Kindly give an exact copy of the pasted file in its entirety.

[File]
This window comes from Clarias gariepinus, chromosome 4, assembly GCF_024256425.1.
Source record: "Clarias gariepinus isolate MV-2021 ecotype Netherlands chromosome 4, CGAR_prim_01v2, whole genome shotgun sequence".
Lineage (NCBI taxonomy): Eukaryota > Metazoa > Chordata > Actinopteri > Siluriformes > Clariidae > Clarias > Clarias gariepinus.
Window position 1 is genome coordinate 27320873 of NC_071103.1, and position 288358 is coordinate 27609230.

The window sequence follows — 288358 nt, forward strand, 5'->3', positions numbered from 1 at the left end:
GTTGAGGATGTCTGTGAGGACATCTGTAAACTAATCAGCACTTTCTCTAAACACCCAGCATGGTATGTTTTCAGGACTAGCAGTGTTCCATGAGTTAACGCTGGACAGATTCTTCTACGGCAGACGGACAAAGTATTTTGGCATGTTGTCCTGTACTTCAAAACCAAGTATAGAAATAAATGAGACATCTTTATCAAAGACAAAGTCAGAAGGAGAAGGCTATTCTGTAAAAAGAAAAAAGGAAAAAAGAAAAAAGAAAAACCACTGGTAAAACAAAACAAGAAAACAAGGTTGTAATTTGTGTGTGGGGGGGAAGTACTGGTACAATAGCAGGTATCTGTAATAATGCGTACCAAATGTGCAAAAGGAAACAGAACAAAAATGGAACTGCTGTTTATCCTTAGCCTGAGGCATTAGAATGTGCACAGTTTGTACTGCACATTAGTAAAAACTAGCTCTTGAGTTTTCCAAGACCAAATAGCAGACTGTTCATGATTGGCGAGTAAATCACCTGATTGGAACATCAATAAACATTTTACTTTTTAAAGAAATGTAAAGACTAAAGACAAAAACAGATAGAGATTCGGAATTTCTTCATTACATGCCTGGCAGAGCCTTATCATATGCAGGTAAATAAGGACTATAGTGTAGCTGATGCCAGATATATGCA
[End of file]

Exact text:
This window comes from Clarias gariepinus, chromosome 4, assembly GCF_024256425.1.
Source record: "Clarias gariepinus isolate MV-2021 ecotype Netherlands chromosome 4, CGAR_prim_01v2, whole genome shotgun sequence".
Lineage (NCBI taxonomy): Eukaryota > Metazoa > Chordata > Actinopteri > Siluriformes > Clariidae > Clarias > Clarias gariepinus.
Window position 1 is genome coordinate 27320873 of NC_071103.1, and position 288358 is coordinate 27609230.

The window sequence follows — 288358 nt, forward strand, 5'->3', positions numbered from 1 at the left end:
GTTGAGGATGTCTGTGAGGACATCTGTAAACTAATCAGCACTTTCTCTAAACACCCAGCATGGTATGTTTTCAGGACTAGCAGTGTTCCATGAGTTAACGCTGGACAGATTCTTCTACGGCAGACGGACAAAGTATTTTGGCATGTTGTCCTGTACTTCAAAACCAAGTATAGAAATAAATGAGACATCTTTATCAAAGACAAAGTCAGAAGGAGAAGGCTATTCTGTAAAAAGAAAAAAGGAAAAAAGAAAAAAGAAAAACCACTGGTAAAACAAAACAAGAAAACAAGGTTGTAATTTGTGTGTGGGGGGGAAGTACTGGTACAATAGCAGGTATCTGTAATAATGCGTACCAAATGTGCAAAAGGAAACAGAACAAAAATGGAACTGCTGTTTATCCTTAGCCTGAGGCATTAGAATGTGCACAGTTTGTACTGCACATTAGTAAAAACTAGCTCTTGAGTTTTCCAAGACCAAATAGCAGACTGTTCATGATTGGCGAGTAAATCACCTGATTGGAACATCAATAAACATTTTACTTTTTAAAGAAATGTAAAGACTAAAGACAAAAACAGATAGAGATTCGGAATTTCTTCATTACATGCCTGGCAGAGCCTTATCATATGCAGGTAAATAAGGACTATAGTGTAGCTGATGCCAGATATATGCA